Cognitive Learning || Learning and Memory || Bcis Notes

Cognitive Learning || Learning and Memory || Bcis Notes

Cognitive Learning:

Cognitive learning focuses on the role of perception and understanding play in a more complex form of learning. The psychological result of perception and learning and reasoning. S-R associations can only explain simple forms of learning and not complex forms of learning.

This group is supported by:

1. Cognitive Map: Tolman’s Sign Learning

2. Bandura’s Observational Learning

3. Kohler’s Insight Learning

Cognitive Map: Tolman’s Sign Learning

  • Tolman believed individuals do more than merely respond to stimuli.
  • According to Tolman reinforcement was not necessary for learning to occur.
  • He coined the term – Cognitive Map. Cognitive Map is an internal representation of external environmental features.
  • Individual acquire a large number of signals from the environment which he could use to make a mental image or cognitive map to get the goal.
  • He worked on latent learning, defined as learning which is not apparent in the learner’s behavior at the time of learning, but which manifest later when a suitable motivation and circumstances appear.
  • For example, Tolman conducted a research study using rats and determined that rats use cognitive maps to find where rewards in a maze are located.

Bandura’s Observation Learning:

  • Social Learning Theory, also known as social learning, imitational learning, and social cognition theory, was developed by Stand ford University Psychologist Albert Bandura.
  • Learning through observation of other’s behavior.
  • Learning through indirect experience.
  • Observation or vicarious(secondary) learning

Bandura’s experiment:

Bandura’s “ Bobo Doll” experiment is one of the popular experiments by Bandura and his colleagues Ross & Ross at 1963. This research shows that whether children learn aggressive behaviors by observing the actions of others. Social learning stresses reinforcement facilitates the learning process but is not necessary for learning to occur.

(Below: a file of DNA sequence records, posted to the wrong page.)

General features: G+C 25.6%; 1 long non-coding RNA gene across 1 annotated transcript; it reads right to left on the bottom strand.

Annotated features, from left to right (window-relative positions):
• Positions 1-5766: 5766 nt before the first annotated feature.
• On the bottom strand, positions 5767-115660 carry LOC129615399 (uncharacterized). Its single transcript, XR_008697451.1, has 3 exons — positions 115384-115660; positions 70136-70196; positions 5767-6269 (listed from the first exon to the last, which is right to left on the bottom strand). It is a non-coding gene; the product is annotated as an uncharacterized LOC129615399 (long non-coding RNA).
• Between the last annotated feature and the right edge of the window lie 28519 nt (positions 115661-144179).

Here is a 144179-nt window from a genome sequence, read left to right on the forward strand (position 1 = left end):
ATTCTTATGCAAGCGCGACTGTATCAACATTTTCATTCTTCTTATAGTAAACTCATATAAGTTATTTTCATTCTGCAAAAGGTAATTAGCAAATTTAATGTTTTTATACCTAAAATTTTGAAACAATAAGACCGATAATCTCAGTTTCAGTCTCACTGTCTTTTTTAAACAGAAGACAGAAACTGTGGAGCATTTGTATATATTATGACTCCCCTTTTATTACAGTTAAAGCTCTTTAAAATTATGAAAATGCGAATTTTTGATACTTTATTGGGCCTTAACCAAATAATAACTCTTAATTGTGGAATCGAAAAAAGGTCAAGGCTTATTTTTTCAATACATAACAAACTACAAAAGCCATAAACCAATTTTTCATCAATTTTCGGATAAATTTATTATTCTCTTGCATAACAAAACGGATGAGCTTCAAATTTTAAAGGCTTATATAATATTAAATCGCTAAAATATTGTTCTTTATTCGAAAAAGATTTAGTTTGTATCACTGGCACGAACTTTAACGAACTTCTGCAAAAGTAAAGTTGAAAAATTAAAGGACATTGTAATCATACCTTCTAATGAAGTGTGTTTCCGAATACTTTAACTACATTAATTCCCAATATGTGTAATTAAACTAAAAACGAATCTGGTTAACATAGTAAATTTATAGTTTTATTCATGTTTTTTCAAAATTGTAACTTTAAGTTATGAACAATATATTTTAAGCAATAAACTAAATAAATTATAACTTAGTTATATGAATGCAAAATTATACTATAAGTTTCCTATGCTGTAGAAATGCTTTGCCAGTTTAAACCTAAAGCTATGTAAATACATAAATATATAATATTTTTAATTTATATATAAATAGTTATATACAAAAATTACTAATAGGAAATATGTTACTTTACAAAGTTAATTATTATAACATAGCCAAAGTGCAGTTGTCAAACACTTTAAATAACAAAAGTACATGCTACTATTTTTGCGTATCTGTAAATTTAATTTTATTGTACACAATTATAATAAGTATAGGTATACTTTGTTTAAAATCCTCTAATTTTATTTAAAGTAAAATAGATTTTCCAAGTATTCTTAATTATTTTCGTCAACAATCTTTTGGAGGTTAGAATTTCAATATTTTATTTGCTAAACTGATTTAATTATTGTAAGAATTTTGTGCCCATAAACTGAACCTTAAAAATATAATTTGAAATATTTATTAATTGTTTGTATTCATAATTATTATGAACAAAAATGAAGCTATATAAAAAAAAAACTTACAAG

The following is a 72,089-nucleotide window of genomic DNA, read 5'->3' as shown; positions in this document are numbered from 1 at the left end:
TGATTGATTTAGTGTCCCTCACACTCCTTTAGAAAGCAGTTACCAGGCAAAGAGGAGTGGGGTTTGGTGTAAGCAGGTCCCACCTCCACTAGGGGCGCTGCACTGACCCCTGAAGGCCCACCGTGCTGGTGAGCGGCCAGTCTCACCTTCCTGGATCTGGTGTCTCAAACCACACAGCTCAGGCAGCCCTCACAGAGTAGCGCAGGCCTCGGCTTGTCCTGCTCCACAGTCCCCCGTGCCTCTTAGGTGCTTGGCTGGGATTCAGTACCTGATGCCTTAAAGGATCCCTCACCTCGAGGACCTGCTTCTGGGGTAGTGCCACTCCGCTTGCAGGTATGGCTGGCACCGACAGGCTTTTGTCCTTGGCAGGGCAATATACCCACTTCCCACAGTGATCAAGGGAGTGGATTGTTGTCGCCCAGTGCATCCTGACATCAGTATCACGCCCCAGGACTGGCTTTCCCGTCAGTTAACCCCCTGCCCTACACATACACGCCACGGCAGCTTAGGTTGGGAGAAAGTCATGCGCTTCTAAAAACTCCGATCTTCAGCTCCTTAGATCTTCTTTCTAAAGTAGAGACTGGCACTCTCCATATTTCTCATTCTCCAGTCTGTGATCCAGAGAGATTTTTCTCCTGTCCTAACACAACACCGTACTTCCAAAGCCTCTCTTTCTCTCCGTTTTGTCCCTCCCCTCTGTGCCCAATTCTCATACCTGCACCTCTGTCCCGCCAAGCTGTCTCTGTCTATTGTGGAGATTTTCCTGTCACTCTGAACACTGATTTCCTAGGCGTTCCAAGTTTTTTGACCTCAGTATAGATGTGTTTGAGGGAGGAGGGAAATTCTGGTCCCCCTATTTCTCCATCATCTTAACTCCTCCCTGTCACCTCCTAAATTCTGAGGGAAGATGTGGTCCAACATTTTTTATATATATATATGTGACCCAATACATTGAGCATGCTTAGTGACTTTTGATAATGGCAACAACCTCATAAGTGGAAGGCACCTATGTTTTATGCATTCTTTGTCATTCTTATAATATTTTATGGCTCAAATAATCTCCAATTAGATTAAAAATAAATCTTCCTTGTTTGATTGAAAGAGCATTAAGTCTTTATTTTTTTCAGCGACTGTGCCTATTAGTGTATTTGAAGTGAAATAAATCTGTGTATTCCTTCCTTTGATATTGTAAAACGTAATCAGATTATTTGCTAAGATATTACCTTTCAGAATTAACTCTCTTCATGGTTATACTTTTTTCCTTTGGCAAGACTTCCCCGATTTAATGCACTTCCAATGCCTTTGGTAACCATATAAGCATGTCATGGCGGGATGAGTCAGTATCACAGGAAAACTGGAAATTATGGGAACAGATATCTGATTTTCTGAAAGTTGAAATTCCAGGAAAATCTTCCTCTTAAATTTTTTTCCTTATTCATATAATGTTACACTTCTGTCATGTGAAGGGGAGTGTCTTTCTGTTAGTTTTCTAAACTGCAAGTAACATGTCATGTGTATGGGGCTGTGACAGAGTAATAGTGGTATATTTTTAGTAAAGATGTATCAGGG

Process in observation Learning are as follows:

  1. Attention process ( pays attention to the model’s behavior)- Attention to and perceiving the behavior.
  2. Retention process (long-term retention)-Remembering the behavior.
  3. Motor reproduction process (Performs)- Converting the memory into action.
  4. Motivational process ( Pleasure or pain, pressures to retain it)- Reinforcement of the imitated behavior.

Vicarious Rewards or Reinforcement:

  • Vicarious Rewards: When an observer increases a type of behavior for which they have seen others being reinforced. E. g. Individuals desire to be a pop star- Pop star earns name and fame in a short time.
  • It depends upon the reinforce whether it serves as a reward or punishment.
    E.g. Nepalese staying abroad – suffered more problems.

Kohler’s Insight Learning:

  • It is the process of higher learning or problem solving through intelligence and cognitive abilities.
  • Work of German Psychologist Wolf Gang Kohler.
  • In the 1920s Kohler was studying the behavior of Apes.
  • He designed some simple experiments that led to the development of one of the first cognitive theories of learning, which he called insight learning.
  • In insight learning the perceptual stimuli are restructured in different ways and rely on cognitive processes.
  • It is the “Aha” or “I’ve got it” experience.

Characteristics of Kohler’s Insight Learning:

  • Insight leads to a change in perception.
  • Insight is sudden.
  • Understanding plays an important role in insight learning.
  • Age influences insight learning.
  • Experience and perceptual organization are important in insight learning.

You may also like Introduction to Learning 





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